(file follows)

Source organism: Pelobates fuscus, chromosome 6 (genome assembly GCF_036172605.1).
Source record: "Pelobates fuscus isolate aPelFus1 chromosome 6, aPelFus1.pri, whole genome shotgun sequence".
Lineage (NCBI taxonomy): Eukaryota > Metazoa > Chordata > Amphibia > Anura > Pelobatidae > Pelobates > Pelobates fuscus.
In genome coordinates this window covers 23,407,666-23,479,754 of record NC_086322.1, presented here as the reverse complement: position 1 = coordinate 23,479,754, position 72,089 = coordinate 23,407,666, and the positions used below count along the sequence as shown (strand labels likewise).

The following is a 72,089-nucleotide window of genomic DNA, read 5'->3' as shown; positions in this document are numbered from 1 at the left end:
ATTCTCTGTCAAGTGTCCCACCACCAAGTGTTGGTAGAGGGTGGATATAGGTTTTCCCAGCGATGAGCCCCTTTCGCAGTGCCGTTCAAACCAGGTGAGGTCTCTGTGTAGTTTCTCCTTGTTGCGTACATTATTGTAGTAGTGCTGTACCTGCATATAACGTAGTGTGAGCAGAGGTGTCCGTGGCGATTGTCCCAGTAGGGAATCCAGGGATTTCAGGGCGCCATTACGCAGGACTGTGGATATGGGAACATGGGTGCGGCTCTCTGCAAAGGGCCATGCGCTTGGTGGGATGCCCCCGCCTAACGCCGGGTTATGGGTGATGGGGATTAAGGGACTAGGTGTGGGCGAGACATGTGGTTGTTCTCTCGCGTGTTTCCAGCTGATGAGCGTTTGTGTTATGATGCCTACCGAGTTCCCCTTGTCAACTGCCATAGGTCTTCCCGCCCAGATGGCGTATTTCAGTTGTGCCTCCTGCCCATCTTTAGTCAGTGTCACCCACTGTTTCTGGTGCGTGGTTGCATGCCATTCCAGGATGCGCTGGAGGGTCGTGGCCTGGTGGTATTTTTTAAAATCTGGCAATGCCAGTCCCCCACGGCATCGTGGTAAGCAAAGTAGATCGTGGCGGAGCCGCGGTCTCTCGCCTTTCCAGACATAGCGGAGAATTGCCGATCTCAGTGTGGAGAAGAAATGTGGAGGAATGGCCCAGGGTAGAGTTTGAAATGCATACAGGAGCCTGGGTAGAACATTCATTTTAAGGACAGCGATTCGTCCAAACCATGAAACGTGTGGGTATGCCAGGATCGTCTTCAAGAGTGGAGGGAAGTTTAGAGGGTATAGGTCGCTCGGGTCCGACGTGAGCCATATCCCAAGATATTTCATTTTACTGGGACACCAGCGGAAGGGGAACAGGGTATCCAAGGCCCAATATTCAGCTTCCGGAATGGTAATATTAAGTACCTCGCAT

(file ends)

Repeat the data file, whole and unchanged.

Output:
Source organism: Pelobates fuscus, chromosome 6 (genome assembly GCF_036172605.1).
Source record: "Pelobates fuscus isolate aPelFus1 chromosome 6, aPelFus1.pri, whole genome shotgun sequence".
Lineage (NCBI taxonomy): Eukaryota > Metazoa > Chordata > Amphibia > Anura > Pelobatidae > Pelobates > Pelobates fuscus.
In genome coordinates this window covers 23,407,666-23,479,754 of record NC_086322.1, presented here as the reverse complement: position 1 = coordinate 23,479,754, position 72,089 = coordinate 23,407,666, and the positions used below count along the sequence as shown (strand labels likewise).

The following is a 72,089-nucleotide window of genomic DNA, read 5'->3' as shown; positions in this document are numbered from 1 at the left end:
ATTCTCTGTCAAGTGTCCCACCACCAAGTGTTGGTAGAGGGTGGATATAGGTTTTCCCAGCGATGAGCCCCTTTCGCAGTGCCGTTCAAACCAGGTGAGGTCTCTGTGTAGTTTCTCCTTGTTGCGTACATTATTGTAGTAGTGCTGTACCTGCATATAACGTAGTGTGAGCAGAGGTGTCCGTGGCGATTGTCCCAGTAGGGAATCCAGGGATTTCAGGGCGCCATTACGCAGGACTGTGGATATGGGAACATGGGTGCGGCTCTCTGCAAAGGGCCATGCGCTTGGTGGGATGCCCCCGCCTAACGCCGGGTTATGGGTGATGGGGATTAAGGGACTAGGTGTGGGCGAGACATGTGGTTGTTCTCTCGCGTGTTTCCAGCTGATGAGCGTTTGTGTTATGATGCCTACCGAGTTCCCCTTGTCAACTGCCATAGGTCTTCCCGCCCAGATGGCGTATTTCAGTTGTGCCTCCTGCCCATCTTTAGTCAGTGTCACCCACTGTTTCTGGTGCGTGGTTGCATGCCATTCCAGGATGCGCTGGAGGGTCGTGGCCTGGTGGTATTTTTTAAAATCTGGCAATGCCAGTCCCCCACGGCATCGTGGTAAGCAAAGTAGATCGTGGCGGAGCCGCGGTCTCTCGCCTTTCCAGACATAGCGGAGAATTGCCGATCTCAGTGTGGAGAAGAAATGTGGAGGAATGGCCCAGGGTAGAGTTTGAAATGCATACAGGAGCCTGGGTAGAACATTCATTTTAAGGACAGCGATTCGTCCAAACCATGAAACGTGTGGGTATGCCAGGATCGTCTTCAAGAGTGGAGGGAAGTTTAGAGGGTATAGGTCGCTCGGGTCCGACGTGAGCCATATCCCAAGATATTTCATTTTACTGGGACACCAGCGGAAGGGGAACAGGGTATCCAAGGCCCAATATTCAGCTTCCGGAATGGTAATATTAAGTACCTCGCAT